Dowley let Manders off with a slap on the wrist, saying "this will show you what drink can lead you into", and Manders did manage to get back to his wife Myrtle in Perth. But within four years he was back in the courts.  By this time the couple had had two more children, a daughter and son, who did live to a ripe old age (as did another daughter, born in Subiaco just before Manders enlisted for World War I). 
Manders became involved in a land agency with an old friend from his Goldfields days, Percy Elliott Dobbie (1868-1928), originally from Dunedin in New Zealand. In August 1911, Manders was charged with theft, and he and Dobbie with false representation. At the end of September the two were discharged when the Crown entered "nolle prosequi" (a formal notice of abandonment by a plaintiff or prosecutor of all or part of a suit).
With the charges lifted, Manders managed to secure a job as a stenographer-typist with the West Australian Lands Department. On July 9, 1915, with Australian soldiers still being slaughtered at Gallipoli, he enlisted as a private for service in World War I. He was immediately sent to the military camp at Blackboy Hill at Greenmount, and at the end of August his Company C sailed on the transport Indarra to join the 32 Infantry Battalion, Australian Imperial Force, in South Australia. The battalion had been raised as part of the 8th Brigade at Mitcham on the outskirts of Adelaide on August 9, 1915. Manders embarked from Adelaide on November 18 on the HMAT A2 Geelong. He was quickly promoted to sergeant but, of all things, was given the role of a bomb thrower.
Some Diggers were to prove themselves well suited to this dangerous task, such as another clerk, Victoria Cross winner Lance Corporal Leonard Maurice Kyezor, who "caught grenades like cricket balls and threw them back". But Manders wasn't one of them. 
After training in Egypt, where the 8th Brigade joined the newly raised 5th Australian Division, the battalion proceeded to the Western Front in June 1916. It fought at Fromelles in July and lost almost 90 per cent of its fighting strength. It played a major role at Polygon Wood in 1917 and fought in the Ypres sector, at Amiens in 1918 and in the attack on the Hindenburg Line across the top of the St Quentin Canal tunnel. A distant relation of Mander's through marriage, Major Blair Anderson Wark (1894-1941, below) received the Victoria Cross for his leadership and bravery while leading the battalion in late 1918.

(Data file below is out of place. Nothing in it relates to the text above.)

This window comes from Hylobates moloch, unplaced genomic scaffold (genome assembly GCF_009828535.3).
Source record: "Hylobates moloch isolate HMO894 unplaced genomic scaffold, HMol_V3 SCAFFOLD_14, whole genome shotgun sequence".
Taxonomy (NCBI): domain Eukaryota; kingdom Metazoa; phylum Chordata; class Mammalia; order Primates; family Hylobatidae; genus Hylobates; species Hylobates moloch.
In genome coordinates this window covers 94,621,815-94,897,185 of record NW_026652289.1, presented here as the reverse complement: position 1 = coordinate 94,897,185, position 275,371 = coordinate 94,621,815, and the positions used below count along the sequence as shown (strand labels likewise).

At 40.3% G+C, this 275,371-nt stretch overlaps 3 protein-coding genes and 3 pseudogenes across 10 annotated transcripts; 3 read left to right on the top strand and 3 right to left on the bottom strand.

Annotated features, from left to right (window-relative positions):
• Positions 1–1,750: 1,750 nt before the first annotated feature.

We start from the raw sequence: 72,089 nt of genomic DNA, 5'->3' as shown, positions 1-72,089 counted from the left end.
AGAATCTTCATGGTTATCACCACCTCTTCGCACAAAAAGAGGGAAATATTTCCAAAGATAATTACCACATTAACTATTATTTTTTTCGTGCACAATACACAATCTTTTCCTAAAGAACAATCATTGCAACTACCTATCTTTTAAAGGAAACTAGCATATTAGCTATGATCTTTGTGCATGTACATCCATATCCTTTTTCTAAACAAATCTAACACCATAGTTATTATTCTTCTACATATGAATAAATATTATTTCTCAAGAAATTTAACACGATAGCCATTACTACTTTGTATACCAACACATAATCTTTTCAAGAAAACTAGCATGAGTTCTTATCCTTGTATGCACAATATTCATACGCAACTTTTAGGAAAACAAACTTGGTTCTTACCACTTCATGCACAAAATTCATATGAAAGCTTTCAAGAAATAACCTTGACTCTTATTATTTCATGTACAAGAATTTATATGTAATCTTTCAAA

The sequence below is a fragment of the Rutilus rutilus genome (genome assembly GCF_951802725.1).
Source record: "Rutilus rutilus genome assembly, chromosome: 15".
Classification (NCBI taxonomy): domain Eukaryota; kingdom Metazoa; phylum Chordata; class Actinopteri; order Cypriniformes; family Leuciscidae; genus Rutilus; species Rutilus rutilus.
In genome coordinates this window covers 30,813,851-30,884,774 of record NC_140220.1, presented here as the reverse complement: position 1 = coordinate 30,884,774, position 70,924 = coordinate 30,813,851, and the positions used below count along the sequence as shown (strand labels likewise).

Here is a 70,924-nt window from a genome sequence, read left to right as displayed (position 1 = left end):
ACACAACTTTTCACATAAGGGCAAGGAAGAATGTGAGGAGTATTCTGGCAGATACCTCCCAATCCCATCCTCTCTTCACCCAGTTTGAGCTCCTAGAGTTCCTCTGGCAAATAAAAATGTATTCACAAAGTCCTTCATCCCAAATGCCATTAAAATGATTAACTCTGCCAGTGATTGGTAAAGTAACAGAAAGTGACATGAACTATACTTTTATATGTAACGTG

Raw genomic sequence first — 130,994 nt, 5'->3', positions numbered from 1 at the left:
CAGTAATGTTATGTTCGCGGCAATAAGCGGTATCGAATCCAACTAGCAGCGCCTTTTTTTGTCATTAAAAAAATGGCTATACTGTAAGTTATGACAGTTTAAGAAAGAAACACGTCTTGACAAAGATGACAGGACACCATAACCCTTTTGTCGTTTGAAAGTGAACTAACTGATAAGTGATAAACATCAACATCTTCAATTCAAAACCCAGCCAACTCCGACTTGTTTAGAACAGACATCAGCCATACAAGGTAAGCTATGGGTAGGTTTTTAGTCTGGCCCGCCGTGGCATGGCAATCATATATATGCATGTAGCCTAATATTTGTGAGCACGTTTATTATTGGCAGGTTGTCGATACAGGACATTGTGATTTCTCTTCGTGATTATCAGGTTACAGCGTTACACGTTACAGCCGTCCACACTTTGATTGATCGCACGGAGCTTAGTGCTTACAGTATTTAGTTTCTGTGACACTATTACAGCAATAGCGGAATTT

His nerves soon shattered by bomb throwing, Manders had been assigned to typewriting duties and promoted to Typist-Corporal, first at general headquarters in Cairo and later in Flanders.
Manders joined the divisional HQ staff of Sir James Whiteside McCay (1864-1930, below), who on August 15, 1914, had been appointed to command the 2nd Infantry Brigade, AIF. McCay took over the 5th Division on March 22, 1916, and in January 1917 was put in command of the base depots in England (where Manders continued to work for him). For almost two years at Salisbury Plain, McCay efficiently trained and supplied reinforcements and controlled movements during demobilisation. Lieutenant-General Sir Brudenell White said McCay was "one of the greatest soldiers that ever served Australia … greater even than [John] Monash". In intellect and military education he was considered comparable with Monash. 
Of his typewriting experiences in France, Manders wrote to The Sunday Times in Perth:
Manders returned to Western Australia in January 1918 and resumed civilian life as a journalist. His wife Myrtle died in Perth Public Hospital in October 1921 and Manders married his widowed landlady, Annie Morelini (née Riley) in 1926. Albert Wilhelm Palmer Manders, who was born at Punt Road, Richmond, Melbourne, on September 1, 1882, died on February 24, 1927, aged 44.
 Balancing a billiard cue


Joe V said...

Fascinating life story, thank you for sharing with us.


Anonymous said...

Where else would a Typist-Corporal be remembered! Colourful story. :)